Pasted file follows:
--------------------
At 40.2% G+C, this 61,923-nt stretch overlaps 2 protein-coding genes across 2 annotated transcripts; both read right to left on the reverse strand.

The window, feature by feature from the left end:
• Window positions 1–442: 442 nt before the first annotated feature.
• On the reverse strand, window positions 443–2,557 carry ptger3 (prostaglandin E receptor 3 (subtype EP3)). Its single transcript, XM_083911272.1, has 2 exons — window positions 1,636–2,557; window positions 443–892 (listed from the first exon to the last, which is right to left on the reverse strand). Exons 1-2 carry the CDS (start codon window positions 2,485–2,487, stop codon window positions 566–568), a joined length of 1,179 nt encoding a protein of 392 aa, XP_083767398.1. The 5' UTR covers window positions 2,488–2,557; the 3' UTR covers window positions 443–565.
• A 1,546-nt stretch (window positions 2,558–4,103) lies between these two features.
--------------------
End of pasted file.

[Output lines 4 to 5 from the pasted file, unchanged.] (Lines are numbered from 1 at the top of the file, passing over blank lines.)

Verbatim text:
• On the reverse strand, window positions 443–2,557 carry ptger3 (prostaglandin E receptor 3 (subtype EP3)). Its single transcript, XM_083911272.1, has 2 exons — window positions 1,636–2,557; window positions 443–892 (listed from the first exon to the last, which is right to left on the reverse strand). Exons 1-2 carry the CDS (start codon window positions 2,485–2,487, stop codon window positions 566–568), a joined length of 1,179 nt encoding a protein of 392 aa, XP_083767398.1. The 5' UTR covers window positions 2,488–2,557; the 3' UTR covers window positions 443–565.
• A 1,546-nt stretch (window positions 2,558–4,103) lies between these two features.